No one likes paying taxes.
But like it or not, your business has to stay current on its payments to Uncle Sam. Although credit cards can mitigate the pain by offering rewards and incentives like frequent flyer miles, is it a good idea to pay your taxes with plastic?
The answer is more complicated than you think. On the one hand, paying your taxes with a credit card can be a smart business move for your company. On the other hand, it can have some disastrous consequences, especially if your decision lacks the critical elements of planning and restraint. Here are some of the things you need to consider before you decide whether it's right for you.
Tax-related expenses comprise the majority of small business credit card debt and to be fair, there are some good reasons for using a credit card to pay your taxes. It's difficult to argue with the convenience credit cards can offer. Since many credit card companies offer significant rewards for usage, it's easy to quickly rack up rewards when you use the card to pay your tax bill. Many business owners also prefer to use credit cards as a method of managing cash flow.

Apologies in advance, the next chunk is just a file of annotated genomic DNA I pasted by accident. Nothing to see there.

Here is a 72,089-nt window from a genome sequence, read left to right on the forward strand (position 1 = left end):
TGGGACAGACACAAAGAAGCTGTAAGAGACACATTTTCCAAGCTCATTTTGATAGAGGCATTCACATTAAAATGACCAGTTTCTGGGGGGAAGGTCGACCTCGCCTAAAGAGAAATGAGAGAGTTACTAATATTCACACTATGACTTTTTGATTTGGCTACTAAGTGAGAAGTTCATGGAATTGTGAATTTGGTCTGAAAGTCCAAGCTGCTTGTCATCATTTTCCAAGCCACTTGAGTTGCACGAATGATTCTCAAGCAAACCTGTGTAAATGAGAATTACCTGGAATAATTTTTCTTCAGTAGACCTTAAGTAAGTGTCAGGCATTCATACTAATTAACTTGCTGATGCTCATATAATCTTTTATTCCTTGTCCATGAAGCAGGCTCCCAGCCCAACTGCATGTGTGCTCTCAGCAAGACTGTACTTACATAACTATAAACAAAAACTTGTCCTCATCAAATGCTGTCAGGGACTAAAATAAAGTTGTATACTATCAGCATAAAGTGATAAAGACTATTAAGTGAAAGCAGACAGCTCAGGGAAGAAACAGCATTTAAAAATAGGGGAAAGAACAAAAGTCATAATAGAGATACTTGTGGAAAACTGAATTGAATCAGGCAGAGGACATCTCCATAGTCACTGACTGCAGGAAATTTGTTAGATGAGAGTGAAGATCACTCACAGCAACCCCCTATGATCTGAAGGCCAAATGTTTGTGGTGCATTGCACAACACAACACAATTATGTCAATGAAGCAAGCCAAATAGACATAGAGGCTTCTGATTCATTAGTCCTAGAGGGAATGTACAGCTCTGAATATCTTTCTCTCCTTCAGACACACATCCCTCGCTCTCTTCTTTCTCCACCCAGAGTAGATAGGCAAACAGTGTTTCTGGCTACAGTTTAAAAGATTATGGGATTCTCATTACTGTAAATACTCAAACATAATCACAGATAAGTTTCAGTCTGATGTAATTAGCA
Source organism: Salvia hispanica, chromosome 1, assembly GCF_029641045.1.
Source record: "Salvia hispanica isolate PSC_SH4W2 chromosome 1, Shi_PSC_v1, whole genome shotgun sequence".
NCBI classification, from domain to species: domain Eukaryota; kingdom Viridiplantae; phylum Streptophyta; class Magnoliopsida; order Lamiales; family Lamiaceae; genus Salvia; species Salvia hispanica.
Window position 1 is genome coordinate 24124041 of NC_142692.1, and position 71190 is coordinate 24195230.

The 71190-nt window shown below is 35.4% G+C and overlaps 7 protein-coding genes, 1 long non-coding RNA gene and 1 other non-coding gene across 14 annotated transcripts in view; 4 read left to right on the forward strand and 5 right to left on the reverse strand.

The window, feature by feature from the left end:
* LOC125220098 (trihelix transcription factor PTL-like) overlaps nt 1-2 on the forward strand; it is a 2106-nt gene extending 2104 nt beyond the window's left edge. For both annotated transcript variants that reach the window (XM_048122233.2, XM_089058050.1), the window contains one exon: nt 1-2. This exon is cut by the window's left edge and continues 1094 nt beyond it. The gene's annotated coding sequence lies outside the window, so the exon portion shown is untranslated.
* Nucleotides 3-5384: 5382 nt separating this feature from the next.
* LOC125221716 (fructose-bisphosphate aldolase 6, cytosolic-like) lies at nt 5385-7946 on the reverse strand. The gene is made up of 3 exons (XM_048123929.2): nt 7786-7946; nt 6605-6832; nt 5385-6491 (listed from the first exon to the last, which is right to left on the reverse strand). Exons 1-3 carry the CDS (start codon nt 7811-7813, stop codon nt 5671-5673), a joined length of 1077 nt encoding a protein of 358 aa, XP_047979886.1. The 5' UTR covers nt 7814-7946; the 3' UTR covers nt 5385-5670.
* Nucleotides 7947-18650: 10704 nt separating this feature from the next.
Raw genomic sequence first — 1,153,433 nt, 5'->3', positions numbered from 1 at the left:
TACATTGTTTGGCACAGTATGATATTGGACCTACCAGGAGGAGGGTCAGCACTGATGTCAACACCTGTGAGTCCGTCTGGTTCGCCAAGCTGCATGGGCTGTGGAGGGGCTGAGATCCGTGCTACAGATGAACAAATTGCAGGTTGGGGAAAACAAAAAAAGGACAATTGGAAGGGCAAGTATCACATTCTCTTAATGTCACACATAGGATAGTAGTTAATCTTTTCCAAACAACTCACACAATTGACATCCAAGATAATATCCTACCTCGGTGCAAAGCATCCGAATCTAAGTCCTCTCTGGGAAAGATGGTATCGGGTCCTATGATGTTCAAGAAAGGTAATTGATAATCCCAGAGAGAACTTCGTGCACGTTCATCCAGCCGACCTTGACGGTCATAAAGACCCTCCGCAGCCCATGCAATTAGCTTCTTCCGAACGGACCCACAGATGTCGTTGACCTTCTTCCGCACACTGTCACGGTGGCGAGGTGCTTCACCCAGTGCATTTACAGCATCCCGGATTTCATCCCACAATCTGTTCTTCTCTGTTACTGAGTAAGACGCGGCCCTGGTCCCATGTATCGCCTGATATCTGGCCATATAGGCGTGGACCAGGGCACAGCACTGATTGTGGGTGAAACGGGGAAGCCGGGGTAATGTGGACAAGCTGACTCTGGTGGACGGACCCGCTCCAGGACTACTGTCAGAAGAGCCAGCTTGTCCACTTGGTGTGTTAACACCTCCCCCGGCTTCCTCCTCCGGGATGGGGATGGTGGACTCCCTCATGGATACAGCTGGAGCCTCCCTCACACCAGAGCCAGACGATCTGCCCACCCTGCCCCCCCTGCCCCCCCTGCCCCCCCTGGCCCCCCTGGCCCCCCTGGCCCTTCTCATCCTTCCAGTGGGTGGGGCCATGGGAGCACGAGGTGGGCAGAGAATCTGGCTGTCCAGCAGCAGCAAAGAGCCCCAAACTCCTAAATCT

However, using a credit card to defer the payment of a tax bill is never a good business practice. Taxes should be considered a current business expense. At some point you will have to pay the balance on the credit card, but by then you will have incurred additional tax expenses, leaving you holding the bag for payments from multiple tax periods.
If you are unable to pay the full amount of a tax payment, it might make more sense to withhold payment from the IRS rather than paying with a credit card. The reason boils down to a simple comparison of interest rates.
IRS late payment penalties are based on interest rates set at approximately 8%. The average interest rate of a small business credit card is 14%. In other words, a decision to owe the IRS instead of your credit card provider could result in 6% interest savings. Although the IRS can ultimately place a tax lien on your company, if you plan to pay the balance in the near future it's an option worth discussing with your accountant.
Before you decide to pay your taxes with a credit card, it's important to thoroughly understand the reason for your decision and have a strategy for paying the tax bill – regardless of whether it is owed to the IRS or your credit card provider.
If your income is cyclical, paying a quarterly tax bill on credit could make a lot of sense. But if you find yourself in a cashflow crunch for no apparent reason, you need to investigate the situation further before you do anything. At all costs, you want to avoid the combination of multiple tax period debt in a company where cashflow is spiraling out of control.